With many students living far away from the college due to remote learning conditions, a number of them have found their daily schedules drastically transformed by time zone differences. Since most classes take place in time slots similar to previous semesters, these students have often found themselves needing to stay awake late into the night to attend their classes and sleeping throughout the day instead.
The college has made some efforts to accommodate students in different time zones, creating possible course times for late-day instruction to match with the shifted schedules of some remote students. However, according to Provost and Dean of Faculty Catherine Epstein, only a small number of professors have opted to teach courses at such times, a trend that seems likely to continue into the next semester.
Eugena Chang ’24 is studying from Seoul, South Korea and is using Korea Standard Time, 13 hours ahead of Amherst’s Eastern Standard Time (EST). Chang lives in the U.S., but traveled to South Korea for heart surgery and decided to stay there for the semester after minor complications arose.
Chang’s earliest class starts at 9:30 p.m. while her latest class starts at 4:50 a.m. Provided that she doesn’t have plans earlier during the day, she will wake up between 2 to 4 p.m., do homework, eat, go for a walk and watch some TV before class.
For Chang, it’s been difficult to adjust to the new late-night schedule. “It’s hard to stay motivated being at home, and because I’m in a different time zone, I can’t really go to student/office hours or go to club meetings easily. I also find that I’m always kind of tired since no matter how much I sleep during the day, the lack of sun and the fact that I’m alone while everyone else is sleeping in my house makes me a bit tired during class time,” she said. “I’m still figuring out how to manage my time so that I’m getting enough sleep, eating proper meals and meeting up with my friends.”
Arjun Kejriwal ’24, who lives in Mumbai, India and is on India Standard Time, nine-and-a-half hours ahead of EST, operates on a similar schedule, waking up at 4 p.m. and sleeping at 8 a.m. Although he has managed relatively well in adjusting to the new times, he still laments not being able to engage in the same extracurriculars and hobbies that he’d previously involved himself with.
“When I was locked down and college hadn’t started, I used to go play football with my friends or game a little, but that’s not as possible now, since most of my friends play at 9 a.m. in the morning, which doesn’t work with my sleep schedule,” he said. “Right now, all I’m doing is working. The rest of the time is just eating or taking small drinks at night.”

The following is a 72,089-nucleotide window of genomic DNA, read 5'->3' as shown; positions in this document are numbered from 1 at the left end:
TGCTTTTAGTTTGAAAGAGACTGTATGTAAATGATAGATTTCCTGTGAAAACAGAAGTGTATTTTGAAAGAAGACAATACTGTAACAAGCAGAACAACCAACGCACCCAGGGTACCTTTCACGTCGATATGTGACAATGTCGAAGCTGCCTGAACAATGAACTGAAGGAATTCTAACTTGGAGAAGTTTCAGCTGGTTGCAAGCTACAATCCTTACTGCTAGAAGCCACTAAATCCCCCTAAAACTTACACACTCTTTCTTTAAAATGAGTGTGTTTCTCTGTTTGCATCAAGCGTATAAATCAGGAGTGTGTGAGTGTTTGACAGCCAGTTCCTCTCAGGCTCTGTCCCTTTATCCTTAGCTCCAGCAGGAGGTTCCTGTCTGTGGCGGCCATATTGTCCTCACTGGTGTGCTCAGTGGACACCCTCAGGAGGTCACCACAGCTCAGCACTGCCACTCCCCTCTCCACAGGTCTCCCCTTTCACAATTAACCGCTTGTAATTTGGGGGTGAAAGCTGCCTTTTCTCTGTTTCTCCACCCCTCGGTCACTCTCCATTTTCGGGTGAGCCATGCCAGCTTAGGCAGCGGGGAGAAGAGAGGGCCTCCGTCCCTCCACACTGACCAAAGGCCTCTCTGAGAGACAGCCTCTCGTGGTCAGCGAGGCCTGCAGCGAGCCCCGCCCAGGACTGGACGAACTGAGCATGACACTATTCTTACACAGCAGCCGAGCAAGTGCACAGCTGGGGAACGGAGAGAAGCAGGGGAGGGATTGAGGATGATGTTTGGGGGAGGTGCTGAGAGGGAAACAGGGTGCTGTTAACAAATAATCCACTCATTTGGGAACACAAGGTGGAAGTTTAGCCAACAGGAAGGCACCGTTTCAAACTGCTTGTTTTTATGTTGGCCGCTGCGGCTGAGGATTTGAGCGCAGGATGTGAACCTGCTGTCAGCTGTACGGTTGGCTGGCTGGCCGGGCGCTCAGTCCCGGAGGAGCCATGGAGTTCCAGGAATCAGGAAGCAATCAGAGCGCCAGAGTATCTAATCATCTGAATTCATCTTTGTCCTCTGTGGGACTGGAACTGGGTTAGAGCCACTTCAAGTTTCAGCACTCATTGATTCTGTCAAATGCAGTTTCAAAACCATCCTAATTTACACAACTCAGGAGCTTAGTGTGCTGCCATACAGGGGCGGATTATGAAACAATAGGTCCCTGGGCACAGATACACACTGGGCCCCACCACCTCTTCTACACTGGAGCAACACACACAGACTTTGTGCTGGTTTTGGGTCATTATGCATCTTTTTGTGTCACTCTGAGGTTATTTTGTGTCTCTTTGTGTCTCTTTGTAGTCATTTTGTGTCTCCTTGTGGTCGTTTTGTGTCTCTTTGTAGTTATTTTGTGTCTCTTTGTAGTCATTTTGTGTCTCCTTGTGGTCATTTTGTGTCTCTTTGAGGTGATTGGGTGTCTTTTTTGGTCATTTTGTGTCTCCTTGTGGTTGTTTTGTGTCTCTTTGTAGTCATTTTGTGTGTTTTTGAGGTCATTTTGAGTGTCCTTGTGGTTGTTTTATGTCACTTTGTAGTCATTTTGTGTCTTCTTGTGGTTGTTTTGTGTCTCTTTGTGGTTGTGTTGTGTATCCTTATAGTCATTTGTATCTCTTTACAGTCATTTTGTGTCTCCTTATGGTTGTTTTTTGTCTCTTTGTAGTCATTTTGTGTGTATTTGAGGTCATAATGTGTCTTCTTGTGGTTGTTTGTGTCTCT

Cuong Nguyen ’24 — who is from Vietnam and uses Indochina Time (ICT), 11 hours ahead of EST — also expressed similar sentiments of regret over not being able to be as involved with non-academic activities.
“As a first-year international student who is studying remotely, there are zero chances for me to make friends at Amherst. We just kind of know each other as acquaintances, but we’re not actually friends,” he said. “And for my friends from high school, they’re all college students too now, and they have other things they have to attend to: They’re going to college, they’re making new friends, they’re living their own lives. So, it gets a little bit lonely here.”
Both Kejriwal and Nguyen noted that, although they were appreciative of the college’s efforts to make things more accessible to remote students like them through asynchronous learning options and flexibility on certain academic requirements, there are still a few key aspects that they’d like to see more support on.
For Kejriwal, he hopes that the college will explore more courses at later time slots so that his academic schedule will have less of an impact on other facets of his life. “Even if we’re not able to attend the main lectures, it would be helpful [for professors] to provide us with the recordings, ease deadlines or offer later office hours.” Still, he acknowledged that he can “easily shift his sleep schedule,” so he doesn’t feel as significantly impacted by the time difference compared to some of his friends in the same situation.
Nguyen pointed to the attempts at engaging remote students outside of class as another dimension where the college could improve. Specifically, he cited a recent incident where he tried to attend a weekly activity held by the college, but he ended up unable to participate due to the wrong link being included in the email he received. “I know it’s hard for everybody, but we could do things more smoothly, especially for remote students,” he said.
“I’ve been sitting here, all bored, hearing about the fall festival and all the great things there, and personally, I feel like I’m just shying away from all those kinds of activities,” Kejriwalhe added. “Deep inside me, I feel like it’s not for me, or it’s not for remote students. I always feel a bit excluded from the groups, so I just don’t feel confident enough to participate in all the activities that are happening on campus.”
A common sentiment is a desire to return to Amherst next semester. Although Jae Yun Ham ’22, who is currently living in Hawaii and uses Hawaii Standard Time (HST), six hours behind EST, noted that “adjusting has been more manageable this semester especially after I had an internship in the summer that was also remote,” he also emphasized his desire to have an on-campus experience. “I am very much looking forward to coming back next semester. Even if I have to petition, I’m going back next semester, because I just don’t want to do this anymore,” he said.